Time & Attendance
By Joanne Wojcik
Dec. 1, 2009
Companies that maintain health and productivity management programs despite the recession are experiencing lower health care and disability costs and less absenteeism than their counterparts that cut back, according to a joint survey by Watson Wyatt Worldwide and the National Business Group on Health.
But most employers are doing little or nothing to relieve the stress many employees experience because of long hours at work, a lack of work/life balance and fear they may lose their jobs, the 2009/2010 Staying@Work report found.
“Investments in health and productivity management paid off for employers that stayed the course despite the recession, while employers that cut back on these programs saw the return on that investment shrink,” according to Shelly Wolff, national leader of health and productivity consulting for Watson Wyatt.
In particular, companies with the most effective health and productivity management programs had medical cost trends averaging 1.2 percentage points lower than employers that dropped or cut back their programs.
In addition, companies with the most effective health and productivity management programs had average lost days due to unplanned absence of three days per employee, compared with 4.8 days for companies with less effective programs. Companies with effective health and productivity management programs also reported losing one day fewer per employee due to disabilities compared with firms with less effective programs.
Finally, organizations with the most effective health and productivity programs had average returns to shareholders during the past five years of 14.8 percent versus a decline in average shareholder return of 10.1 percent for companies with less effective programs.
The survey also found that although excessive work hours, lack of work/life balance and fears about job loss are beginning to take their toll on the American workforce in terms of higher utilization of health care and disability benefits and employee assistance programs, most employers are not directly addressing these stress factors, according to Wolff.
Forty percent of employers reported higher use of health care benefits because of increased employee stress, 35 percent cited a higher incidence of disability claims, and nearly half indicated a marked increase in the use of employee assistance programs.
Although 78 percent of employers responding to the survey cited excessive work hours as a leading cause of stress among their employees, just 21 percent of them said they are taking steps to address stress.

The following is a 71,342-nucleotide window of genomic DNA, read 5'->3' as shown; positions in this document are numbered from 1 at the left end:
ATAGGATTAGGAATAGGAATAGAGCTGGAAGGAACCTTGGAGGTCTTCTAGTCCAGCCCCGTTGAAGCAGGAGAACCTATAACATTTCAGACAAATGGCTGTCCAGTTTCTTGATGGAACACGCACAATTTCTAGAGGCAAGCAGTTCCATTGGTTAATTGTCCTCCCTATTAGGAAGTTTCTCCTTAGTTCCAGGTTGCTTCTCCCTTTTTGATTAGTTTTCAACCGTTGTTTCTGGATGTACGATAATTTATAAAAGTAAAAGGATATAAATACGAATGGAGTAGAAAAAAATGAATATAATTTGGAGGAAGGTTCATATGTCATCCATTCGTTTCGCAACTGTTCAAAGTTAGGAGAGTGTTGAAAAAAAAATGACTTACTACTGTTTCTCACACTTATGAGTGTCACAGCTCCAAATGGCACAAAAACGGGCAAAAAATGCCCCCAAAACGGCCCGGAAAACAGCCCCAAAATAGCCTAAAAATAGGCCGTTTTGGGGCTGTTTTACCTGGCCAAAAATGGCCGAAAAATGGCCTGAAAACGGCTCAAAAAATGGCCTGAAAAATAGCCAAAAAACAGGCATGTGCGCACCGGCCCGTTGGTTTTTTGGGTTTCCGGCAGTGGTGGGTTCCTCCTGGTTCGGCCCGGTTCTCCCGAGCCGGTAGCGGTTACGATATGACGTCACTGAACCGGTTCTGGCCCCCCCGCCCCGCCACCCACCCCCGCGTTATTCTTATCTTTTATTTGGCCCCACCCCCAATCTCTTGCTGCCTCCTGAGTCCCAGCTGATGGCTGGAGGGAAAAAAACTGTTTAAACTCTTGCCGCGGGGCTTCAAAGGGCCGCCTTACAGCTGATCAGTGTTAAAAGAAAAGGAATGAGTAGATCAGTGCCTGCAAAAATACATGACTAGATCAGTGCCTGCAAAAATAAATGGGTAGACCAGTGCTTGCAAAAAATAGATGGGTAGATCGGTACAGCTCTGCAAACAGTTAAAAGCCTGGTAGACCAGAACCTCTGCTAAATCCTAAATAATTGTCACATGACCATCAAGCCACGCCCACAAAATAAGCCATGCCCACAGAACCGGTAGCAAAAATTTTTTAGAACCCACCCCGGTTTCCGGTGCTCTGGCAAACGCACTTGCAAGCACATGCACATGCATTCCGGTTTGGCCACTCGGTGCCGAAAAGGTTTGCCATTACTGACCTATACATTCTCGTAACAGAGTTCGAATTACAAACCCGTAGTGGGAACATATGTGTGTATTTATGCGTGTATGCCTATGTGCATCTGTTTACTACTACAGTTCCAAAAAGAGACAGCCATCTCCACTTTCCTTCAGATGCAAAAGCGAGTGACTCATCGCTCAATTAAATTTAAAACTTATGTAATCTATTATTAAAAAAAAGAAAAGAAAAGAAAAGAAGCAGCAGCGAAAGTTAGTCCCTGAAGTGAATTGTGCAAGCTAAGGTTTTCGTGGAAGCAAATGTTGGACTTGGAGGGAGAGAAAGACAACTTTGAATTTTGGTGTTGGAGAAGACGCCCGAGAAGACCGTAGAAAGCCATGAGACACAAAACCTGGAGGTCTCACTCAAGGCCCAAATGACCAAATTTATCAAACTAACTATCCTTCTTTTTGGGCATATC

Moreover, although 68 percent of employers cited lack of work/life balance as a leading employee stress producer, only 38 percent said they are taking action to combat this stress factor.
Meanwhile, only 41 percent of employers said they are addressing employees’ fear of job loss, which was cited by 67 percent of employers as a leading cause of employee stress.
If employers do not address these stress factors, the productivity gains they’ve been experiencing could be lost, warns Helen Darling, president of the Washington-based National Business Group on Health, which co-sponsored the survey.
“It’s clear that stress has been growing for several years, but it’s hit a new high exacerbated by the financial meltdown,” Darling notes. “A little bit of stress is actually good, but we’re way beyond the level of it being motivating. It will be very hard to recover economically if we don’t find better ways to help employees address stress.”
Fortunately, many employers continue to invest in health-risk assessments, biometric testing and lifestyle behavior change programs, which may address some stressors, according to Wolff.
“The whole issue of how to manage stress is definitely a tough one,” she says.
The survey included 352 responses from employers with 1,000 or more employees who were polled during June, July and August. For more on the 2009/2010 Staying@Work report, visit www.watsonwyatt.com/StayingAtWork.
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